“It’s really exciting to see the ways that all of these really talented performers who just needed an opportunity, just needed a chance to show that they have the goods, now have opportunities beyond our show,” says “Pose” co-creator and showrunner Steven Canals about how his series has opened doors for the Black and brown artists from the queer community who made up the show’s cast for its three seasons. “I hope that the industry at large continues to use ‘Pose’ as a case study to say, this is what we really should continue to do.” We talked with Canals for our “FX Writing for Inclusion” panel. Watch our exclusive video interview above.
“Pose” tells the story of gay and trans New Yorkers looking for community amid discrimination and the AIDS crisis in the 1980s and 1990s. And from the very beginning the show received attention for having more trans actors in its regular cast than any other program in history. But this shouldn’t be the end point for representation in media. “We should continue to invest in stories that historically have been pushed to the margins,” Canals explains. “And we should continue to invest specifically in Black and Latinx, indigenous, and Asian voices because we’re way past this moment in our industry where those narratives are simply seen as niche. The reality is that niche is now the new mainstream and our modern-day audience really does want more specificity in their narratives.”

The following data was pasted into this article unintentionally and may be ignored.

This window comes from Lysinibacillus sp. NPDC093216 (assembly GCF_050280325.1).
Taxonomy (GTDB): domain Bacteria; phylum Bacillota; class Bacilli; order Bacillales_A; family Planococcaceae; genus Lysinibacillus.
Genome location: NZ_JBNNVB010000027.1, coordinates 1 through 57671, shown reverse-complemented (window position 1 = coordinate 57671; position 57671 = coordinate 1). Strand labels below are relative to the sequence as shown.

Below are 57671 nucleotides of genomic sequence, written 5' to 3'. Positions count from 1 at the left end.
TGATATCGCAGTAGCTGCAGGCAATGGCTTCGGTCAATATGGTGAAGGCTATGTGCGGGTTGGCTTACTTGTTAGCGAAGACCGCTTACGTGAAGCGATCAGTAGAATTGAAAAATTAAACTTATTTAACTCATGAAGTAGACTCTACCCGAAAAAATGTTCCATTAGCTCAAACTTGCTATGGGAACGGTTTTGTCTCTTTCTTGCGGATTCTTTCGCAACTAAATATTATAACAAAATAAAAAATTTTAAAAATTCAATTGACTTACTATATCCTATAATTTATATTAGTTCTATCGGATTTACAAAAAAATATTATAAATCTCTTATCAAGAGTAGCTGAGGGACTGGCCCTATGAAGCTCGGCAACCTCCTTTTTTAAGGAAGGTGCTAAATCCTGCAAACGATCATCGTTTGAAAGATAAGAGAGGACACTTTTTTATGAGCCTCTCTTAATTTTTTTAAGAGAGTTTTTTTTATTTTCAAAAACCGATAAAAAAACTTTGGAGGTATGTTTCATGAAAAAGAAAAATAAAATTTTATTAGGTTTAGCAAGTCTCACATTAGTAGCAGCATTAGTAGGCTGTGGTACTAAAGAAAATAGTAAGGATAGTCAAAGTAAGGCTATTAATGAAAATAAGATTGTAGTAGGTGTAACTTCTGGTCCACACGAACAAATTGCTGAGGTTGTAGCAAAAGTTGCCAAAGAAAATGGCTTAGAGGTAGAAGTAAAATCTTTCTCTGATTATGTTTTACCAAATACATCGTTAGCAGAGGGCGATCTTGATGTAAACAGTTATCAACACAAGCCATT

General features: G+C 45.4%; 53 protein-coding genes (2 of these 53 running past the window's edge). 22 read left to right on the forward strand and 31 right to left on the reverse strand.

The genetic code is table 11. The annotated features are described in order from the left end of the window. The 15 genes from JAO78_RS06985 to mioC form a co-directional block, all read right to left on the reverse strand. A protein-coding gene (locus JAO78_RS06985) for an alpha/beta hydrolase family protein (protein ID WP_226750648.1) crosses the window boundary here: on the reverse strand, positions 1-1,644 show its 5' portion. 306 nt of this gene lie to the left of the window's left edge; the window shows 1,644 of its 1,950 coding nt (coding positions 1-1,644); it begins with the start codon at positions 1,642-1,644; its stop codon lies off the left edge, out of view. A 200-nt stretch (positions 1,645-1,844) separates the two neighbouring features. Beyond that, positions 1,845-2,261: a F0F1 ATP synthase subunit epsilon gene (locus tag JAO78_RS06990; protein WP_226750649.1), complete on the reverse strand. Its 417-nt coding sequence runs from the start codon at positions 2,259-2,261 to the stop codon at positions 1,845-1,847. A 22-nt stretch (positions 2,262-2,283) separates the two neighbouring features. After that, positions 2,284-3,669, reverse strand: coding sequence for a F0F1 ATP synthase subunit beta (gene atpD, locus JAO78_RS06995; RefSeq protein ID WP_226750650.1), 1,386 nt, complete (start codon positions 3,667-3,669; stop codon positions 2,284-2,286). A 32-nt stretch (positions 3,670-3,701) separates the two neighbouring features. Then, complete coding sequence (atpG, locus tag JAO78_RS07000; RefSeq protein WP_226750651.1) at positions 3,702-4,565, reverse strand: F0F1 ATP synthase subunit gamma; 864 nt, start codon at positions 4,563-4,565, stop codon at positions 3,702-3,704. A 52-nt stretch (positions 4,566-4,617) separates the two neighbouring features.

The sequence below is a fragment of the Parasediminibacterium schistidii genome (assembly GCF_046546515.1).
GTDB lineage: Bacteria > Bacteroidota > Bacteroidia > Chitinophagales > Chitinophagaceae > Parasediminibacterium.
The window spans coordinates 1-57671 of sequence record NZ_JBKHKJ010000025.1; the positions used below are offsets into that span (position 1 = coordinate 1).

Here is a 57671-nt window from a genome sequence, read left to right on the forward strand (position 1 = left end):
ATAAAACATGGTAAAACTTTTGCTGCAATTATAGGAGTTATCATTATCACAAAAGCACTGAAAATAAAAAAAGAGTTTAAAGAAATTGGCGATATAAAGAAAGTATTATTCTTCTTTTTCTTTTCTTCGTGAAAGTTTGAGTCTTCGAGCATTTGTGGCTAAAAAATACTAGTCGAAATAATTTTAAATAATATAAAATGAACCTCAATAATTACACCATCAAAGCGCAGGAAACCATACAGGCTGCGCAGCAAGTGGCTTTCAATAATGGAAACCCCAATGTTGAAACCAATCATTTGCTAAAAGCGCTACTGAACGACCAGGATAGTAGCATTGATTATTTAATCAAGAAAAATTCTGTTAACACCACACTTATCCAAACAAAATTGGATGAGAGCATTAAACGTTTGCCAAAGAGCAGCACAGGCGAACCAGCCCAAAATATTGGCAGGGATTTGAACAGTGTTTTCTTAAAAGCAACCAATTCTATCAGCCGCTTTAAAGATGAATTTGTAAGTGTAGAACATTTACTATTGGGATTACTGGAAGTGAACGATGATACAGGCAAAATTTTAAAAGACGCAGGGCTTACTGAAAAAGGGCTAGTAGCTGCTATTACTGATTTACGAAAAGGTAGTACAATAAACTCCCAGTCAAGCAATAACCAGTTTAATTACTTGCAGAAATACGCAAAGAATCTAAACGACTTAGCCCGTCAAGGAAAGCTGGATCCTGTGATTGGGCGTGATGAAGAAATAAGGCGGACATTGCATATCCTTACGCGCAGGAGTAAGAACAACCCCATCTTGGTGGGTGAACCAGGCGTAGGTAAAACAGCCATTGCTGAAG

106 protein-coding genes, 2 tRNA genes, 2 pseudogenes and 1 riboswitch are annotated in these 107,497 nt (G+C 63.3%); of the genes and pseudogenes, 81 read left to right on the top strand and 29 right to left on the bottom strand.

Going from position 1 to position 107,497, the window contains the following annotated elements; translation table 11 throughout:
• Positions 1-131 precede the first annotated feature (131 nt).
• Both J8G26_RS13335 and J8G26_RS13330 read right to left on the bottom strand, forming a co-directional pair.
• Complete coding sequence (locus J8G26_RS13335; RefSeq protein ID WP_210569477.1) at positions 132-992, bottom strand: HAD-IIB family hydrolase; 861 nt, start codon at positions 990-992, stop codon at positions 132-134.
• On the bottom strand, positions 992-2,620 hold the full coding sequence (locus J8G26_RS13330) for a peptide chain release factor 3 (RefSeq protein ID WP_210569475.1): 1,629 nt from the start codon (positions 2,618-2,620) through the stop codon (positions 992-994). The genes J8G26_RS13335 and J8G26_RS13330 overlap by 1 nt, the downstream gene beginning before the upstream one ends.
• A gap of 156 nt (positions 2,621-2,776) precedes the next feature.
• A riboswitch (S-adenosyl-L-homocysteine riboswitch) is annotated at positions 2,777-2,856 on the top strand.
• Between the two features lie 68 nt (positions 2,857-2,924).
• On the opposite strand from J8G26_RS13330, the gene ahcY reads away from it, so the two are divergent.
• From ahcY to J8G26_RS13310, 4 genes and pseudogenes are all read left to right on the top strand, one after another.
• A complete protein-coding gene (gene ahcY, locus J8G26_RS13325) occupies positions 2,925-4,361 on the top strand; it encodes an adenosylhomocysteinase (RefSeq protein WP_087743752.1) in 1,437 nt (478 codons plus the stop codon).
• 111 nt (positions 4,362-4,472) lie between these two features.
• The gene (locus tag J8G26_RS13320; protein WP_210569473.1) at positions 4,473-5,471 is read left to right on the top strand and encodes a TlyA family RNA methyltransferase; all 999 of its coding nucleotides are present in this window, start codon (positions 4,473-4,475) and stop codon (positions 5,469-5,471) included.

That kind of representation is important for more than just the people being hired now. It’s important for those who might hope to be hired in the future. “I grew up in housing projects in the South Bronx, and this was in the midst of both the HIV/AIDS epidemic and the crack epidemic, both of which are highlighted on ‘Pose.’ And there were no models. There was no one that was living in my neighborhood … who was aspiring to make it in Hollywood.” Those examples were hard to come by in his community, and they were also missing from most of the media he consumed, “so once I made the decision to move to Los Angeles to pursue this career, it became all the more important for me to craft narratives where my community is centered positively.”
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